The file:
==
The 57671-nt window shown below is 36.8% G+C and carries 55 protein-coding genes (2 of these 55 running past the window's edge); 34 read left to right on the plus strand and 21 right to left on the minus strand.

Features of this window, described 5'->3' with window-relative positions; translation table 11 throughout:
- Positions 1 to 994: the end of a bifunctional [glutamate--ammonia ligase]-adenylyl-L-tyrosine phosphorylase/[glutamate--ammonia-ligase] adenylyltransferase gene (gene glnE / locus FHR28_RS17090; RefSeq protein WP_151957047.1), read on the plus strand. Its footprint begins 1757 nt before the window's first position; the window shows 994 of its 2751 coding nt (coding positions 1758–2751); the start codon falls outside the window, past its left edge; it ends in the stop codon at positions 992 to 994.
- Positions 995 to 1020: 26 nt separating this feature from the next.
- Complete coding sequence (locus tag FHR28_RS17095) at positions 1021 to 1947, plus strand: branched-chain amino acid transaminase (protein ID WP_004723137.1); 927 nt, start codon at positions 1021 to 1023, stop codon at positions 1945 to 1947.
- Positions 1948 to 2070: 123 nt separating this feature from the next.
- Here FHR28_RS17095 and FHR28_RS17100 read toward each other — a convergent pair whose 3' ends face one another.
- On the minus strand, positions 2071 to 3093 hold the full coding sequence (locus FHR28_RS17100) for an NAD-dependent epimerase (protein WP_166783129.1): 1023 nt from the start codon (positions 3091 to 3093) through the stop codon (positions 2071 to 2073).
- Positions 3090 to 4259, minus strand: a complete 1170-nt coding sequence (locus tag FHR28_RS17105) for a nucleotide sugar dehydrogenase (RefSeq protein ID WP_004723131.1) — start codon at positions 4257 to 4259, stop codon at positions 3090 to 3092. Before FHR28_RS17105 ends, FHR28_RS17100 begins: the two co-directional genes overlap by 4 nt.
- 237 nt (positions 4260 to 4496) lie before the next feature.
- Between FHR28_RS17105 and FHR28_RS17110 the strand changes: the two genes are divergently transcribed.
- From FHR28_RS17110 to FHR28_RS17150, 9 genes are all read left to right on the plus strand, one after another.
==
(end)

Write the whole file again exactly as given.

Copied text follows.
The 57671-nt window shown below is 36.8% G+C and carries 55 protein-coding genes (2 of these 55 running past the window's edge); 34 read left to right on the plus strand and 21 right to left on the minus strand.

Features of this window, described 5'->3' with window-relative positions; translation table 11 throughout:
- Positions 1 to 994: the end of a bifunctional [glutamate--ammonia ligase]-adenylyl-L-tyrosine phosphorylase/[glutamate--ammonia-ligase] adenylyltransferase gene (gene glnE / locus FHR28_RS17090; RefSeq protein WP_151957047.1), read on the plus strand. Its footprint begins 1757 nt before the window's first position; the window shows 994 of its 2751 coding nt (coding positions 1758–2751); the start codon falls outside the window, past its left edge; it ends in the stop codon at positions 992 to 994.
- Positions 995 to 1020: 26 nt separating this feature from the next.
- Complete coding sequence (locus tag FHR28_RS17095) at positions 1021 to 1947, plus strand: branched-chain amino acid transaminase (protein ID WP_004723137.1); 927 nt, start codon at positions 1021 to 1023, stop codon at positions 1945 to 1947.
- Positions 1948 to 2070: 123 nt separating this feature from the next.
- Here FHR28_RS17095 and FHR28_RS17100 read toward each other — a convergent pair whose 3' ends face one another.
- On the minus strand, positions 2071 to 3093 hold the full coding sequence (locus FHR28_RS17100) for an NAD-dependent epimerase (protein WP_166783129.1): 1023 nt from the start codon (positions 3091 to 3093) through the stop codon (positions 2071 to 2073).
- Positions 3090 to 4259, minus strand: a complete 1170-nt coding sequence (locus tag FHR28_RS17105) for a nucleotide sugar dehydrogenase (RefSeq protein ID WP_004723131.1) — start codon at positions 4257 to 4259, stop codon at positions 3090 to 3092. Before FHR28_RS17105 ends, FHR28_RS17100 begins: the two co-directional genes overlap by 4 nt.
- 237 nt (positions 4260 to 4496) lie before the next feature.
- Between FHR28_RS17105 and FHR28_RS17110 the strand changes: the two genes are divergently transcribed.
- From FHR28_RS17110 to FHR28_RS17150, 9 genes are all read left to right on the plus strand, one after another.